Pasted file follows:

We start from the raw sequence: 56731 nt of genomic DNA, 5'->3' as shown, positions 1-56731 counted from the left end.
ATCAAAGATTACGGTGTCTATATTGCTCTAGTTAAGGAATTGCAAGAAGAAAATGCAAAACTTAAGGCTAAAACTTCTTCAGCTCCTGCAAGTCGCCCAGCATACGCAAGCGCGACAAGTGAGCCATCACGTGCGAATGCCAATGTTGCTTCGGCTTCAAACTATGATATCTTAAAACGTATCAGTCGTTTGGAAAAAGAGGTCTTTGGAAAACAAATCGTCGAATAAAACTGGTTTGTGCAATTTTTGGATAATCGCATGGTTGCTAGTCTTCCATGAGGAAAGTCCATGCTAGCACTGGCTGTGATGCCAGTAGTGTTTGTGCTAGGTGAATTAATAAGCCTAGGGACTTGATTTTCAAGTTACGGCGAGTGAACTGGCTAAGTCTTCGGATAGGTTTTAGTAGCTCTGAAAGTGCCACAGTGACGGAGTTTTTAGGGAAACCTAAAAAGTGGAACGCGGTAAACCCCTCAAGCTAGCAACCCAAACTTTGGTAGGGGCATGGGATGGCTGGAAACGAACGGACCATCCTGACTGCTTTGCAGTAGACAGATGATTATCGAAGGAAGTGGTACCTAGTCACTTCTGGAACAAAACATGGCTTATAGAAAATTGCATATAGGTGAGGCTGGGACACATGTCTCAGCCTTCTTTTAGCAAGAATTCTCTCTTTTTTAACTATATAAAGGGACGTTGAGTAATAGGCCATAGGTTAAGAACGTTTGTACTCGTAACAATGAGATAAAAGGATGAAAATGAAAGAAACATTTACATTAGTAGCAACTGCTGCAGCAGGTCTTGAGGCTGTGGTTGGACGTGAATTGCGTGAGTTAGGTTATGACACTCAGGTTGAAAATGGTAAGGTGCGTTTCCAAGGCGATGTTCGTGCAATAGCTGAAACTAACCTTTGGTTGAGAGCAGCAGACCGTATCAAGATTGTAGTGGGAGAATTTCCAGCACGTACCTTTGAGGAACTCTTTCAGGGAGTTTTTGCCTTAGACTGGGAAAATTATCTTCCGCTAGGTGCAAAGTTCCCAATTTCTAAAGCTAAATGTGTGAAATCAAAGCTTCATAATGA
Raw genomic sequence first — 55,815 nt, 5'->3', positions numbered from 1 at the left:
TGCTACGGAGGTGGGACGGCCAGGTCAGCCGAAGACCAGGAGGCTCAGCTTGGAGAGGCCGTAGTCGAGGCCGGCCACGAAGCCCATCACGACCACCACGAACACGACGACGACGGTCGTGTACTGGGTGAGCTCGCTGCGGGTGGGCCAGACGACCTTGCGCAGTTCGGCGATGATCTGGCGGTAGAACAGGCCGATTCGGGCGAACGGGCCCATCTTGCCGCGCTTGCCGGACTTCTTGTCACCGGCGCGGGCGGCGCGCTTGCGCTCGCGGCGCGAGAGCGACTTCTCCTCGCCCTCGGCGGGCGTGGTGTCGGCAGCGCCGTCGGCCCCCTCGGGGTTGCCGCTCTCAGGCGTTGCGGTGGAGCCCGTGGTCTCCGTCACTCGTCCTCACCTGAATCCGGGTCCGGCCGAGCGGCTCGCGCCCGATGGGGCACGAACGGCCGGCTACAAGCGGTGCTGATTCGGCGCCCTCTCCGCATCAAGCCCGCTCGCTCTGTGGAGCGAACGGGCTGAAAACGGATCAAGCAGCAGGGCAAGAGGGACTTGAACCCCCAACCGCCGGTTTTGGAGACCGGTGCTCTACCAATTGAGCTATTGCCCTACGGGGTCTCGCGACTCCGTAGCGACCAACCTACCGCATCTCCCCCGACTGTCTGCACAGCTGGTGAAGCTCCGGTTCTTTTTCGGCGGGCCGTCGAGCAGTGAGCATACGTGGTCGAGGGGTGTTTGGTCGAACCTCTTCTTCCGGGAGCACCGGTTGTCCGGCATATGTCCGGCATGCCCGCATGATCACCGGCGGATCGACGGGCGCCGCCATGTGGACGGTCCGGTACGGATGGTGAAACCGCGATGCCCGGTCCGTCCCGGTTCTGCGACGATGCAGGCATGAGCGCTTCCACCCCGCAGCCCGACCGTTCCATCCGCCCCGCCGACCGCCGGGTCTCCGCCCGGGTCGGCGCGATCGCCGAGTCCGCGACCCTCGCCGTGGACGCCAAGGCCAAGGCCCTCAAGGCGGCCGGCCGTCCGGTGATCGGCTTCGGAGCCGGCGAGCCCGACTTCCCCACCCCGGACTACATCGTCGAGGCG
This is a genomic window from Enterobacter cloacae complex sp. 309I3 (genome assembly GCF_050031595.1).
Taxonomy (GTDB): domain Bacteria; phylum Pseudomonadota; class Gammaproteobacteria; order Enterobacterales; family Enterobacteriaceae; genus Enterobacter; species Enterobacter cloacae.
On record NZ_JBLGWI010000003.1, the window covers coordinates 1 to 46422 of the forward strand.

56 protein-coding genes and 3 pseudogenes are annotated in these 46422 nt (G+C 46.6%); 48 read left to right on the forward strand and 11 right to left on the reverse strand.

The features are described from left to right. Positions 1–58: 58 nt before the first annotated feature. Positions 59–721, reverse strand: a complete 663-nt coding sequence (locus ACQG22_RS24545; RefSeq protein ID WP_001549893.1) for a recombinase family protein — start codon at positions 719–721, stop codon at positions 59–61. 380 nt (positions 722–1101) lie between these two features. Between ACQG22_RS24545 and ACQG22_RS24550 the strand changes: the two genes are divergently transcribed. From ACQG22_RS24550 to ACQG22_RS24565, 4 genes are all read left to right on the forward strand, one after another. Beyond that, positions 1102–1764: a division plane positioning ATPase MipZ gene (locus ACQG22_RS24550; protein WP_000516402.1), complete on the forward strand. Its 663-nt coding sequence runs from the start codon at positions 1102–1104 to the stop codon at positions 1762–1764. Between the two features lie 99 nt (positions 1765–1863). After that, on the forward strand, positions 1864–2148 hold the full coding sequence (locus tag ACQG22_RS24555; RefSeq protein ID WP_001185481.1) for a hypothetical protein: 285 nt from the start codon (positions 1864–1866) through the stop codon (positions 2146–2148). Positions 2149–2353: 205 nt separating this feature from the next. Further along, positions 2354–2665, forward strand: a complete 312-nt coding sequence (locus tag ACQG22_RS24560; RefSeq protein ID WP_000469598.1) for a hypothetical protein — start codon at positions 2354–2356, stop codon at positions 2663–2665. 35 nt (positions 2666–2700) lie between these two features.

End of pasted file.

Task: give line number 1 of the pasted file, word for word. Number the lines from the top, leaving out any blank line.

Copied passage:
We start from the raw sequence: 56731 nt of genomic DNA, 5'->3' as shown, positions 1-56731 counted from the left end.